‘Gay culture is everything that everyone else is doing’
Gay culture in Bermuda is “everything everyone else is doing”, such as Cup Match, beach days and football games, the executive director of OutBermuda said.
Tiffany Paynter added that although members of the LGBTQ+ community enjoy the same activities as others, questions sometimes arise about whether they could truly be themselves in every environment.
She was speaking ahead of this week’s Pride events, which start tomorrow with a Harbour Night Takeover.
The first Pride parade in Bermuda was held in 2019 and attracted thousands but much smaller gatherings were held the next two years because of coronavirus restrictions.
OutBermuda, a charity dedicated to supporting the island’s LGBTQ+ community, took over the organisation and running of events in 2022.
Ms Paynter pointed out that this year’s gathering — with the theme of “Homecoming” — will be the third “major” Pride for the island.
She said: “We’re getting support and we’re getting resistance and that’s going to be the case always, to be realistic about it.
“Our culture is very casually homophobic in ways that people don’t even know or truly appreciate and we’re overtly homophobic as well. So these are the things that we have to navigate as we plan for our community to come together and celebrate.
“We’re doing this for our community to feel a sense of pride and belonging because the idea of homecoming is, this is our island too, we belong too.”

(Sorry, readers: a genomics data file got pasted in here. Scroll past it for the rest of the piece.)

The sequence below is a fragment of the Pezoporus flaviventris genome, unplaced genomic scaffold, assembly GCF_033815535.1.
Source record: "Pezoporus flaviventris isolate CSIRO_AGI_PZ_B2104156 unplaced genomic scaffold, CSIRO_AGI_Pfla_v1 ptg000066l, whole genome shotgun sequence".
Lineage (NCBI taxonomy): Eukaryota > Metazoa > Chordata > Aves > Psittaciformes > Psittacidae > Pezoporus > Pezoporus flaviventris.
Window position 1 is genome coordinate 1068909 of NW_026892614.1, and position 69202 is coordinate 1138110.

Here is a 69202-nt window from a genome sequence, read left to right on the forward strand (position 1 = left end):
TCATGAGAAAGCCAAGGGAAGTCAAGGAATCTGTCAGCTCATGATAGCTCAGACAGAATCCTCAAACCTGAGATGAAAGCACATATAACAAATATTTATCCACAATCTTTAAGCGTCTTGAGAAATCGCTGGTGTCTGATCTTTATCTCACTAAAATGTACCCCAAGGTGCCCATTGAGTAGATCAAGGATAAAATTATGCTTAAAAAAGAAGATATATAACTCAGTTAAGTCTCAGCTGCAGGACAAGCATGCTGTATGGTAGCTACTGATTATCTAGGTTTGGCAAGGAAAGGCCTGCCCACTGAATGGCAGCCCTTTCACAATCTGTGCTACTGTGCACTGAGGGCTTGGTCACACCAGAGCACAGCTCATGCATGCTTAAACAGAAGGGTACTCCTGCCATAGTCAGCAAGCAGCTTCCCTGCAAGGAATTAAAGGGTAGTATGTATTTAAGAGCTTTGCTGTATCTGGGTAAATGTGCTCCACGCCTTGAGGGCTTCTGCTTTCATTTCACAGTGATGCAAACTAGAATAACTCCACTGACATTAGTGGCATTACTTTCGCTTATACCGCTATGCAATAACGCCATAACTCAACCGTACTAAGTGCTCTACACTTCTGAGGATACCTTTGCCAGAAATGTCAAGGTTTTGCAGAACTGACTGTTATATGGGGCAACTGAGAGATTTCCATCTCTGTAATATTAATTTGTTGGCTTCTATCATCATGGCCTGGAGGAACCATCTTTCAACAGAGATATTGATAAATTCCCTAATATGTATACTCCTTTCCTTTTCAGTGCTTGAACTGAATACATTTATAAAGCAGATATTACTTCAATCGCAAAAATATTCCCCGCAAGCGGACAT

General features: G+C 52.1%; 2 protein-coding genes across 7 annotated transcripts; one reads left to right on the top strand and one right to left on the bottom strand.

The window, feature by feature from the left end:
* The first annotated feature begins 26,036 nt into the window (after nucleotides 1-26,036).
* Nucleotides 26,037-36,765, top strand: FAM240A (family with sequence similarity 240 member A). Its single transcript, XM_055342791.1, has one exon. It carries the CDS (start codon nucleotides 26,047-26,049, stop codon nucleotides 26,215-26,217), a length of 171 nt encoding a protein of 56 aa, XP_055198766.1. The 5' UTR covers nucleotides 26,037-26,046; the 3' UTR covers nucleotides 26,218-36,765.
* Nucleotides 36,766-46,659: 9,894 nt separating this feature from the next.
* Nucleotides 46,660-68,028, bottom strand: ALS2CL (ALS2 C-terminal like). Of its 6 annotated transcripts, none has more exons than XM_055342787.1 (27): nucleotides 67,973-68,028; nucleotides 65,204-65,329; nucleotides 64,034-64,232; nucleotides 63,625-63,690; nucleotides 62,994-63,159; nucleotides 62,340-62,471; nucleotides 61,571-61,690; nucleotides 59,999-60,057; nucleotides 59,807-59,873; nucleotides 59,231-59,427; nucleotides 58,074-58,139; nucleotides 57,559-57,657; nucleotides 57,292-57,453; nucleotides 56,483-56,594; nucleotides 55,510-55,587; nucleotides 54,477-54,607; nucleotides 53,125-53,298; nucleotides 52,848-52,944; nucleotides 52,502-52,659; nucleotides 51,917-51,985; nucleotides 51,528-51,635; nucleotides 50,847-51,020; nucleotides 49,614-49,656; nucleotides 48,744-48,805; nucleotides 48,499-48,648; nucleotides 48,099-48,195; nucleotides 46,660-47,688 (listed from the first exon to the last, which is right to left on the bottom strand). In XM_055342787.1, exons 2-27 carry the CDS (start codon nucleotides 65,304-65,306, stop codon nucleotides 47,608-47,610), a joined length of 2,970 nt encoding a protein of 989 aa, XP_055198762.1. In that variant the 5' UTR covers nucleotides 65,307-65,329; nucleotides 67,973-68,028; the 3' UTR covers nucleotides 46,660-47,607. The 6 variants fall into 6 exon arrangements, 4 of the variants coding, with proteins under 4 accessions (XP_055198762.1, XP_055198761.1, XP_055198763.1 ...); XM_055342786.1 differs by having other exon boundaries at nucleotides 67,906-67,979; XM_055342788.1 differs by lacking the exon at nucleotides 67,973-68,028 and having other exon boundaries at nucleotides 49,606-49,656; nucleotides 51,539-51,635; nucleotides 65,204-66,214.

She added: “When I say casually homophobic, I mean we have this way about which if somebody was racist over the dinner table, people would rein that in. People actually self-censor themselves from letting their racism show, so to speak.
“In terms of what casual homophobia is, [it] is this idea of no one’s going to correct you over the dinner table, you’re not going to get flak back and so you don’t have to self-censor.
“You don’t have to take into account your sister down the table from you as you’re saying derogatory things about gay men.”
Ms Paynter said she was asked about what is “the gay culture” in Bermuda and replied: “The gay culture is everything that everyone else is doing: we are at the beach, we’re at Cup Match, we’re at the soccer games, at the county games, we’re at carnival, we’re in the movie theatres.
“Bermudian culture is our culture.
“When the Gombeys are playing, we open our windows and hang out the window as well to see if they’re coming down our street.
“We wield invisible axes as kids as well.
“So I don’t see us as separate because I’ve never existed outside of that. But what is different is … speaking as myself and not for a wider culture — I feel like, am I allowed to be my whole self?
“Can I be in these spaces and feel fully welcomed and fully respected? Do I have to hide parts of who I am in order to be safe in this environment.
“These are the questions that our community ask themselves and we have to ask and answer in milliseconds.”
Ms Paynter feared that some members of the wider public might have misperceptions about what it was like for members of the LGBTQ+ community living in Bermuda.
She explained: “People are making a lot of assumptions based on their own biases as opposed to the lived experiences of others.
“One of the benefits of Pride is that it’s an invitation, I would say, for people to begin having tougher conversations; it gives a support net to people who might otherwise feel isolated, may feel like they don’t have a community that they can rely on or even people that they can ask questions.
“That’s one of the benefits of Pride. It does spark these conversations, and not all of the conversations are great. We’re going to have challenges and protesting and setbacks but ultimately, this island is ours as well.”
• For more information about Pride, visit pride.bm